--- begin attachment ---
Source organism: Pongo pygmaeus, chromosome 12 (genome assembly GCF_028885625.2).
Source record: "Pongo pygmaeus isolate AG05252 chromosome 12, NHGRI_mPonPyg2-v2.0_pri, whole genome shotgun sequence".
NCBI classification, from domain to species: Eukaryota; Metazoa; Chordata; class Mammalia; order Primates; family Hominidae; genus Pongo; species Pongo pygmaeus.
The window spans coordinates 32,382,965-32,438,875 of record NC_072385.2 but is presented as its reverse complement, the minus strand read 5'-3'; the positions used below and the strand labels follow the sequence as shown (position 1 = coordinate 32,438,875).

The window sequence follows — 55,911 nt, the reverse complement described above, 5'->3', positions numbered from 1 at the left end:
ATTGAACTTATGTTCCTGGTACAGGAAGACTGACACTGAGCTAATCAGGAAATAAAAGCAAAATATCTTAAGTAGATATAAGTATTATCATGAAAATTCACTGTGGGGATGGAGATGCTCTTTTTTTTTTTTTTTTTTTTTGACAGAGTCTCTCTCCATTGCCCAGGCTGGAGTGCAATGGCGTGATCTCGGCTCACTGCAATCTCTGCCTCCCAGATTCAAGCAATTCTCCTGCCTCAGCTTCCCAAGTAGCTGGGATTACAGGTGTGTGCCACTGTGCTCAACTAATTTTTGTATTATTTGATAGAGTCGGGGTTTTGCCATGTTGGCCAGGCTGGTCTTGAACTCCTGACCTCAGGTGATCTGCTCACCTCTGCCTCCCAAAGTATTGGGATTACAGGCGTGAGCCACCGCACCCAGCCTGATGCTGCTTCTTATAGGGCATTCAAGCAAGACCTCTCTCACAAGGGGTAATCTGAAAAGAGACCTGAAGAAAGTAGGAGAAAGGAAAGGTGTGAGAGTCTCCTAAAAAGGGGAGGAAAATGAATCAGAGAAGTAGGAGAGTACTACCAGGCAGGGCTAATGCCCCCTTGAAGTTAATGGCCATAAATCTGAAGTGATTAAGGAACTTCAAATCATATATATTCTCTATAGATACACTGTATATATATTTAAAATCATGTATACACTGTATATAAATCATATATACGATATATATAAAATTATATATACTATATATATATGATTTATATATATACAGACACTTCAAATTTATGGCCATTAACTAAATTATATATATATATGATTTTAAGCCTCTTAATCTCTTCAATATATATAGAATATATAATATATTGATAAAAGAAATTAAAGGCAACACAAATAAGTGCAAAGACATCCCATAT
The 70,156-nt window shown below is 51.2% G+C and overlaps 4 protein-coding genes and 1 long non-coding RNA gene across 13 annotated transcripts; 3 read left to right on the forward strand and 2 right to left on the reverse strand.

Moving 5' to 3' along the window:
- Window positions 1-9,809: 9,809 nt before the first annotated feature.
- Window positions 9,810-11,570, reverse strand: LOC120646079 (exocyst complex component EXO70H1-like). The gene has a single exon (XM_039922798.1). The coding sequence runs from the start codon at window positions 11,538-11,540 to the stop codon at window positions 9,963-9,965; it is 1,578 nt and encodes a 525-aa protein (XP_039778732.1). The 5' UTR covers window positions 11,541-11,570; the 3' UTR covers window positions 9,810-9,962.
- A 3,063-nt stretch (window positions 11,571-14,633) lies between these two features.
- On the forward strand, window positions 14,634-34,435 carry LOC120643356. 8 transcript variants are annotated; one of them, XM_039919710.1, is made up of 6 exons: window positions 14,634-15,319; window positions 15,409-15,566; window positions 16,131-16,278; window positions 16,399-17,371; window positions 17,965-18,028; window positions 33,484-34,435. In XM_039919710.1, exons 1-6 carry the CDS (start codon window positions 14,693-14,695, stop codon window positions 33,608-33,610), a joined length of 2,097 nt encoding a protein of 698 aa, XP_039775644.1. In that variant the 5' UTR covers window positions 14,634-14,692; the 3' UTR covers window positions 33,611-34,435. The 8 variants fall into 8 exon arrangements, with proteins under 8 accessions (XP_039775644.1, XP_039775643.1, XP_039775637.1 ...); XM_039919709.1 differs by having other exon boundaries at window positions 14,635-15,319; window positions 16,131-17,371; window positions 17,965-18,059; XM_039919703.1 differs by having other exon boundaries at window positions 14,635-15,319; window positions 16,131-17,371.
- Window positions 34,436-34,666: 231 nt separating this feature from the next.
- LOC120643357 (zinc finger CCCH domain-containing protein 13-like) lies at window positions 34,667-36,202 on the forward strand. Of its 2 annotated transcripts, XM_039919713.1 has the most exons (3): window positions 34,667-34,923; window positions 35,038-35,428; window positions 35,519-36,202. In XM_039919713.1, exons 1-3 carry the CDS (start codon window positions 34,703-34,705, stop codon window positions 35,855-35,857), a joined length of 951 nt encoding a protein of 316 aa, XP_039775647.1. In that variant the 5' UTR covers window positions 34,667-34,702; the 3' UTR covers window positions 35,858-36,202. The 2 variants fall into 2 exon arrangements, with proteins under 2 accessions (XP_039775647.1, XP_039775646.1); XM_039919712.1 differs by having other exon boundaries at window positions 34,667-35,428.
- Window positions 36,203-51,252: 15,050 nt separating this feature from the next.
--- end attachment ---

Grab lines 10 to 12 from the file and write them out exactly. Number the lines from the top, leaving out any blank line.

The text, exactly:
- Window positions 9,810-11,570, reverse strand: LOC120646079 (exocyst complex component EXO70H1-like). The gene has a single exon (XM_039922798.1). The coding sequence runs from the start codon at window positions 11,538-11,540 to the stop codon at window positions 9,963-9,965; it is 1,578 nt and encodes a 525-aa protein (XP_039778732.1). The 5' UTR covers window positions 11,541-11,570; the 3' UTR covers window positions 9,810-9,962.
- A 3,063-nt stretch (window positions 11,571-14,633) lies between these two features.
- On the forward strand, window positions 14,634-34,435 carry LOC120643356. 8 transcript variants are annotated; one of them, XM_039919710.1, is made up of 6 exons: window positions 14,634-15,319; window positions 15,409-15,566; window positions 16,131-16,278; window positions 16,399-17,371; window positions 17,965-18,028; window positions 33,484-34,435. In XM_039919710.1, exons 1-6 carry the CDS (start codon window positions 14,693-14,695, stop codon window positions 33,608-33,610), a joined length of 2,097 nt encoding a protein of 698 aa, XP_039775644.1. In that variant the 5' UTR covers window positions 14,634-14,692; the 3' UTR covers window positions 33,611-34,435. The 8 variants fall into 8 exon arrangements, with proteins under 8 accessions (XP_039775644.1, XP_039775643.1, XP_039775637.1 ...); XM_039919709.1 differs by having other exon boundaries at window positions 14,635-15,319; window positions 16,131-17,371; window positions 17,965-18,059; XM_039919703.1 differs by having other exon boundaries at window positions 14,635-15,319; window positions 16,131-17,371.